In Arthur Miller’s Death of a Salesman, Happy Loman is discontent with his life because his father Willy gave him false hopes that made him slave to the American Dream. Happy is still trying to find his way in life, but comes off with a false confidence that he believes he is actually on the right track. Since family is one of the prominent elements of the American dream Willy has continuously ingrained in his sons head that prosperity and success are the key to having a happy and fulfilling life. And you can achieve that success simply by having a likable personality.
Growing up Happy was always living in Biff’s shadow and his need for attention from his father was obvious. Happy would often say, “I’m losin weight pop, you notice,” (43) which displays his attempt to get his recognition. The adult years of his life show the effects of this favoritism, and he spends these years trying to make Willy happy by following in his foot steps and being successful. After Willy’s death Happy shows his on-going struggle to achieve success the way his father did by saying, “All right, boy. I’m gonna show you and everybody else that Willy Loman did not die in vain.
He had a good dream. It’s the only dream you can have to come out number one man. He fought it out here, and this is where I’m gonna win it for him” (130). Happy refers to Willy’s dream as the “only dream” that will bring you to the top. To him this is literally the only dream he as ever thought about since he always wanted to be like Willy. He more than wants to resemble his father he wants to be him. A fathers paternal relationship to a child is one of the strongest relationships a young boy can have. Happy, like many young boys do, looked up to his father as a hero and a role model.
And his father died a somewhat shameful death striving for that status that he always wanted, and deep down Happy knows that. In the quote Happy talks about winning it for him, this shows that even after his death Happy wants to be acknowledged by his father by becoming his fathers version of success (acquiring wealth and being popular). In Happy’s head this is the only way that he is going to be truly happy. Willy has set up this false hope by saying things like “… the man who makes an appearance in the business world, the man who creates personal interest, is the man who gets ahead. Be liked and you will never want.
You take me, for instance,” (33). Willy is perpetuating the idea that all you have to do is have a nice personality and be liked in order to achieve status. He is continuing this idea that you don’t have to actually work for what you get, somethings are indeed handed to you. Happy has never been taught how to do real hard work. This is where his self delusion began and that is one way that Happy and Willy are very alike, they share the same self-deulisonal tendencies. Willy has created this world which he believes everyone is happy, he is making a sufficient amount of money, and everyone likes him.
But that is far from true. Happy does the same thing by stating that he is assistant buyer of the store when he truly is the assistant to the assistant buyer. This shows the level of insecurity that Happy suffers from. On the surface he is a normal fun-loving guy but on the inside he is having a major struggle with his true self identity. He seems to be driven by this blind ambition that he will one day make it big. Happy and Willy are both prime examples of two men that have failed in search of the American Dream. Happy still believes that the key to overcoming his failure is somehow through his father.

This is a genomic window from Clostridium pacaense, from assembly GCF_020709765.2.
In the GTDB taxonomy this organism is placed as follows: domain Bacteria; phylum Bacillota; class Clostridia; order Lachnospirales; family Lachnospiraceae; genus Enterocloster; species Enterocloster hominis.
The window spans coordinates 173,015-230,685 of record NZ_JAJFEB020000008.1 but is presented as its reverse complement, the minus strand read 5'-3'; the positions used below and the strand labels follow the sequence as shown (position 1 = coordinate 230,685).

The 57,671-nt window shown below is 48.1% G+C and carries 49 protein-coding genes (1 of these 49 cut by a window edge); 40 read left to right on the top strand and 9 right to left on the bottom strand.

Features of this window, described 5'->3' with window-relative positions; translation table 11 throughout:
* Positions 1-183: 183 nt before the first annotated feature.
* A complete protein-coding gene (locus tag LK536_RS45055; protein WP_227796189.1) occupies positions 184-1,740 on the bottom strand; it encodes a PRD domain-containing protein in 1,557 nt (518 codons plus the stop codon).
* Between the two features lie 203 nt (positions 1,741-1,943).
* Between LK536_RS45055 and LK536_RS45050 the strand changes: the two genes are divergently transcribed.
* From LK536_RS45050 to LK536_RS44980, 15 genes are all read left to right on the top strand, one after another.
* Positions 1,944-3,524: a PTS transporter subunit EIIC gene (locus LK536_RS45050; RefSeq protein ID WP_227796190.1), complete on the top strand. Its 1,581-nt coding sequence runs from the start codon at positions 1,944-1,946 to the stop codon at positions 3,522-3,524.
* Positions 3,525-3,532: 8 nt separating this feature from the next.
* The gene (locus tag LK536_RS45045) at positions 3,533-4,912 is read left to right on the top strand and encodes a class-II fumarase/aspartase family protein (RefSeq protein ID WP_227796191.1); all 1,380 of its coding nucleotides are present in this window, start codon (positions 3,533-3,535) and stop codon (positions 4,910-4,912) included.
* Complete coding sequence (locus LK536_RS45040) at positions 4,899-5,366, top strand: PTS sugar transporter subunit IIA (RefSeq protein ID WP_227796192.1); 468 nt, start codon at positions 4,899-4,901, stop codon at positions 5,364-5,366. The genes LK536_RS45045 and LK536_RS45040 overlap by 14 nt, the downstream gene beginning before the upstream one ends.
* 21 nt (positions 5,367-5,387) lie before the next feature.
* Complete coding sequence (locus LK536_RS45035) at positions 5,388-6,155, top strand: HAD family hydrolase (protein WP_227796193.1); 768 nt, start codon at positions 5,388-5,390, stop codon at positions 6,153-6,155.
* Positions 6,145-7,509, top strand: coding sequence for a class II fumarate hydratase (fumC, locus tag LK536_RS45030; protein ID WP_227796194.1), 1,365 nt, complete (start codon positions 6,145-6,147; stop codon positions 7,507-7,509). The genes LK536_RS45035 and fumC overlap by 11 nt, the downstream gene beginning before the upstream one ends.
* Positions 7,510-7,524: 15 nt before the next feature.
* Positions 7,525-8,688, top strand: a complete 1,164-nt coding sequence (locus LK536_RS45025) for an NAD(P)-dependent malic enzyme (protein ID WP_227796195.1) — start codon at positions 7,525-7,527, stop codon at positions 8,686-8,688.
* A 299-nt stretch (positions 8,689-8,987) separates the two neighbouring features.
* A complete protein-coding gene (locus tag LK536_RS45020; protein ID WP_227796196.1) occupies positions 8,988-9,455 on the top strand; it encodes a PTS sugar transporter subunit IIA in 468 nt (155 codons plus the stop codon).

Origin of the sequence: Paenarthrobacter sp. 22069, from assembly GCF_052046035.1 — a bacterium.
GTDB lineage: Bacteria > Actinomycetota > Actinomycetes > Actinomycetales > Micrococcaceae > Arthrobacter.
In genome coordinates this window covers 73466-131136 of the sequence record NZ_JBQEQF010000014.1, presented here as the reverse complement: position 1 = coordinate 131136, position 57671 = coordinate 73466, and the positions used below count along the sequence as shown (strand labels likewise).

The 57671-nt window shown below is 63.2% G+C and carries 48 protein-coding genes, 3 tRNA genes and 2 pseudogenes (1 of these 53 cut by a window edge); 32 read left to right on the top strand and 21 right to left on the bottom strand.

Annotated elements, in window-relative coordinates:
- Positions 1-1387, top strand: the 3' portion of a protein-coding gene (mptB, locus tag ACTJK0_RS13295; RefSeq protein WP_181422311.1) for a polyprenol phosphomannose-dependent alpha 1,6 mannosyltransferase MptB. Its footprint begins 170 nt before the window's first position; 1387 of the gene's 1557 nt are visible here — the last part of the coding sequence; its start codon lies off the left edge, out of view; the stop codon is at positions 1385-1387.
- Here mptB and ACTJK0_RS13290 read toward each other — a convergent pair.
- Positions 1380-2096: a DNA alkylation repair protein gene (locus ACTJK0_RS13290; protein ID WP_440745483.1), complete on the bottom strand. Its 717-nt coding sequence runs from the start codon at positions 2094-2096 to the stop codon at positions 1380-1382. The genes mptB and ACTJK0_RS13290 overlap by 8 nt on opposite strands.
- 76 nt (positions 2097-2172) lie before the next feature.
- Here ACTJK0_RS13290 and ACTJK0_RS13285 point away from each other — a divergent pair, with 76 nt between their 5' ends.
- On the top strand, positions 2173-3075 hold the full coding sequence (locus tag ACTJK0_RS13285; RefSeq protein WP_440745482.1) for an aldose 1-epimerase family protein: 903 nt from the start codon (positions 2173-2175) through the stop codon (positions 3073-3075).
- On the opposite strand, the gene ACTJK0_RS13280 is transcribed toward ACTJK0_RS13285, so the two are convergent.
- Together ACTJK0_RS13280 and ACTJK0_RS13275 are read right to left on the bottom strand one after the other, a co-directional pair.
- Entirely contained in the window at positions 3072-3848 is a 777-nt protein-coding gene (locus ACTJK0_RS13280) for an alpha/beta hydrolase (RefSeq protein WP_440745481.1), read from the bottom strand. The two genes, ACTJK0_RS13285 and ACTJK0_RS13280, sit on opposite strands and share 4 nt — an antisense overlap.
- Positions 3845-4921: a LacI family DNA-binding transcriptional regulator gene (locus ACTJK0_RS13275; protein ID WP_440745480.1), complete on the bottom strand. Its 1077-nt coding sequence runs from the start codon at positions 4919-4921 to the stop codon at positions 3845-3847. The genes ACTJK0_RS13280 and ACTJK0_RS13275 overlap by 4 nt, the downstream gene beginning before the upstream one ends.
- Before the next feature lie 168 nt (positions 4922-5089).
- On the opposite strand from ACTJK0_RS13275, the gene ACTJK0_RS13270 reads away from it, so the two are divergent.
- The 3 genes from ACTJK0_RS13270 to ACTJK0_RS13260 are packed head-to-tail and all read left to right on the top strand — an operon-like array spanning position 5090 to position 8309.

As I mentioned before a prominent element in the American Dream is family. Both Biff and Happy think that they want wives to have kids and form a family, but they have been raised as womanizers. Happy is constantly with another woman, this is what feeds his false ego and confidence, but even he knows that won’t make him content. Despite having more stability than Biff he displays his true emotions by saying, “It’s what I always wanted. My own apartment, a car, and plenty of women. And still, goddammit, I’m lonely” (23).
Each item he mentions in this quote are tell tale signs of his ambitions. He his has own place, he has his own means of transportation, he has a job, and he has plenty of women. The job, living space, and car are all cornerstones in the American Dream, but plenty of women is not. That is one of the reasons why he is lonely. Happy seldom expresses his frustrations and disappointment with how his life turned out. When he does show that frustration you begin to see his true discontentment with the world. Which is why I find “Happy” an interesting name choice for the character.
The name is actually very ironic . On one hand his name is suggestive how he presents himself and what he wants in life. But by striving for this unrealistic happiness he has in turn made him self lonely and extremely unhappy. He lost himself in the chase of his fathers dream and still wants to be the man his father was. Happy has wanted to be his father his whole life, and for that, there is no end in site. Miller, Arthur, and Gerald Clifford Weales. Death of a Salesman. New York: Penguin, 1996. Print. “Happy Loman. ” Shmoop. Speak Student, 12 May 2006. Web. 02 Oct. 2012. .